5. If paying with larger size monetary demoninations be sure to say the amount of the bill aloud and make it very clear that you’re aware of what it is. This inhibits the possibility of a vendor giving you change for a smaller demonination (i.e. change for a 10 when you paid with a 100). Once your bill is in the vendor’s drawer and mixed in with the other money it is very difficult to claim what you actually paid with — especially if you can’t really speak the local language. If you are in a country where this type of short changing is common (i.e. India, Morocco) make the vendor give you your change before you hand over your money. Just hold up or lay down on the counter what you want to pay with and don’t let go until your chance is produced.

6. If you are short changed, don’t just eat it and walk away, justifying it by saying something woosy and condescending like, “Well, they are poorer than me so they need the money more than I do.” No, stand in front of the vendor and loudly proclaim what happened to every customer that comes into the shop. Try to embarrass or shame the vile shit, disrupt the course of his/ her business, and be as much of a hassle as possible. Make it known that you are not going to go away until you are paid off with your change. If you do it right this procedure usually takes all of two minutes.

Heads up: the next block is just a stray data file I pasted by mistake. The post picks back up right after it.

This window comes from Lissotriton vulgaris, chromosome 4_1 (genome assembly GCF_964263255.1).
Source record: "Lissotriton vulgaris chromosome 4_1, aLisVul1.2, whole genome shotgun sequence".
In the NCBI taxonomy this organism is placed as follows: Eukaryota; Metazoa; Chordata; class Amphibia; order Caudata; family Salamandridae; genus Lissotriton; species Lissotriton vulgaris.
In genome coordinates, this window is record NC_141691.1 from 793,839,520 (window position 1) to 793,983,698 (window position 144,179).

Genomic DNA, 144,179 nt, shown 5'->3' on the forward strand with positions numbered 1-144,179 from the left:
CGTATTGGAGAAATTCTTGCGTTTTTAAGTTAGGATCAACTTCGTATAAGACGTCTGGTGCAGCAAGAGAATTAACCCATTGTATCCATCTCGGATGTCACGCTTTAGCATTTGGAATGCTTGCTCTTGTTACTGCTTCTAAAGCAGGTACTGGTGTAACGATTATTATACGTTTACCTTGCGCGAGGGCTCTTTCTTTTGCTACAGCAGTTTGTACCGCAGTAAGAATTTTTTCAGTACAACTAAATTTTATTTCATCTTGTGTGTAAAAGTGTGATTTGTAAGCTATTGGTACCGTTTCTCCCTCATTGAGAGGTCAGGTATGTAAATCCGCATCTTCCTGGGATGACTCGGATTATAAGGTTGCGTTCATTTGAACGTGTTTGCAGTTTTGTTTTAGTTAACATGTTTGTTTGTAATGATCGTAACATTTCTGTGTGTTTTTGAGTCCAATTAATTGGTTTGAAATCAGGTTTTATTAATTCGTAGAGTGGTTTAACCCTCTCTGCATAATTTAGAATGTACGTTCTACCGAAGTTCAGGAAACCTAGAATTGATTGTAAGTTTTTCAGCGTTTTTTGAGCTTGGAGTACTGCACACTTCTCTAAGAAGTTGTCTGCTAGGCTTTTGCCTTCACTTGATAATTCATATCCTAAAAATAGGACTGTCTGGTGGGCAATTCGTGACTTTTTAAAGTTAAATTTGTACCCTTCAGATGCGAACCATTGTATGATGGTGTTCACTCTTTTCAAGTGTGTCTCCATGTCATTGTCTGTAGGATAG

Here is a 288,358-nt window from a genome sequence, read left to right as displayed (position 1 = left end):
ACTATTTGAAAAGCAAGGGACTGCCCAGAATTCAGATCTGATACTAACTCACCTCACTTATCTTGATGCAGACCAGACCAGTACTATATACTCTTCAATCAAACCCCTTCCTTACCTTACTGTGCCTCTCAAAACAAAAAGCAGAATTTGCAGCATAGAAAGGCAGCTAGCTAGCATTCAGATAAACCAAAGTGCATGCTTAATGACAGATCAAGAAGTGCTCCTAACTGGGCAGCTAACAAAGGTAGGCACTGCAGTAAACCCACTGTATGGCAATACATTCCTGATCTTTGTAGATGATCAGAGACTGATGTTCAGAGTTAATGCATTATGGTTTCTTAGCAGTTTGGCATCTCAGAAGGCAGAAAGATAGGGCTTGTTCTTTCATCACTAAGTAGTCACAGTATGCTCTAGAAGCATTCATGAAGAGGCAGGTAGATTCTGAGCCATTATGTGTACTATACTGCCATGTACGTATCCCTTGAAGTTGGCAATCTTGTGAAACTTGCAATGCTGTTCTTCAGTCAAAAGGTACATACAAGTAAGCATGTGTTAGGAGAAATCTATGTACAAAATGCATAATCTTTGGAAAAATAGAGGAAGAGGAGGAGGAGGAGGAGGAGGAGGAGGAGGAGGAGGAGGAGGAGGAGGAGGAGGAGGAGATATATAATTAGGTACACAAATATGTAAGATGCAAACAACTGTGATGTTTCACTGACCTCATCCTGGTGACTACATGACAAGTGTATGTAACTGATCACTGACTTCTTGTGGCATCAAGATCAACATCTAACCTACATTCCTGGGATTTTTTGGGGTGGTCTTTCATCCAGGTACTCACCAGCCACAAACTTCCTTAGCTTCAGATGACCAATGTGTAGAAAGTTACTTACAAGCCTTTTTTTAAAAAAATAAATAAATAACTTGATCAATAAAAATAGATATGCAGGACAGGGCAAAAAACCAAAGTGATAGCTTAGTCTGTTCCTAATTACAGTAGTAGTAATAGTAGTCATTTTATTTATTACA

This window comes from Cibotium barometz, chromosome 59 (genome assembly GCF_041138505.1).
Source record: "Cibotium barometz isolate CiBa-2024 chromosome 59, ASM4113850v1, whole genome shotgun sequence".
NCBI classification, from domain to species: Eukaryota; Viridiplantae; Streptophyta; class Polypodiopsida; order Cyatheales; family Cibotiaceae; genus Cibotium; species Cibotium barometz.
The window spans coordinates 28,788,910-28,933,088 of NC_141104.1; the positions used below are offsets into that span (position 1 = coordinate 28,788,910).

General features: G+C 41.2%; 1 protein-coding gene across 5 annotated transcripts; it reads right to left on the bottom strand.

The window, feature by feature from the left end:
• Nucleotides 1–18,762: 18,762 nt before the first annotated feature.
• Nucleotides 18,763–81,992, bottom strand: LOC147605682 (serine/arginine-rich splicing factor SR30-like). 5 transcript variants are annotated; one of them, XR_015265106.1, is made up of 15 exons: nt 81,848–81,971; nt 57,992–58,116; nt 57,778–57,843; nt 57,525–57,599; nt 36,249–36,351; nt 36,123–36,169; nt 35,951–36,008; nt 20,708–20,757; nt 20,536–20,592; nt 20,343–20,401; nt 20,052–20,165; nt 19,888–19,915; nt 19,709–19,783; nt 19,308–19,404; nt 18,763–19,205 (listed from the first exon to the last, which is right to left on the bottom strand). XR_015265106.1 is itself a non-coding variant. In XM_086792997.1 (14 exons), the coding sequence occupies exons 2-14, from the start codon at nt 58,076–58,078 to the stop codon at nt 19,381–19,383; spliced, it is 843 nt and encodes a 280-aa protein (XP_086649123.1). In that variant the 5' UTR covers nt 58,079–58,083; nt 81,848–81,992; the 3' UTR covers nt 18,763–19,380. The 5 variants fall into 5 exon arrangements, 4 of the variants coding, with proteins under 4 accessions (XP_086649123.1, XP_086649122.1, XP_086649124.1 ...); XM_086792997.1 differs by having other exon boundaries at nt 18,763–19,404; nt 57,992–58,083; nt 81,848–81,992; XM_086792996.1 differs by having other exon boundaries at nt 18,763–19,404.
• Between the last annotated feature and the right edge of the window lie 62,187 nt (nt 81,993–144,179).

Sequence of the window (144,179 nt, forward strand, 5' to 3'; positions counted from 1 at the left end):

The only way I can continue my travels and publishing this blog is by generous contributions from readers. If you can, please subscribe for just $5 per month:


If you like what you just read, please sign up for our newsletter!
* indicates required
Filed under: Money, Travel Tips

About the Author:

I am the founder and editor of Vagabond Journey. I’ve been traveling the world since 1999, through 91 countries. I am the author of the book, Ghost Cities of China and have written for The Guardian, Forbes, Bloomberg, The Diplomat, the South China Morning Post, and other publications. has written 3717 posts on Vagabond Journey. Contact the author.

Support VBJ’s writing on this blog:

VBJ is currently in: New York City

1 comment… add one

Leave a Comment

  • DeJav “My traveld Road” Spelle June 23, 2015, 8:31 am

    All good valid points to keep in mind.

    Link Reply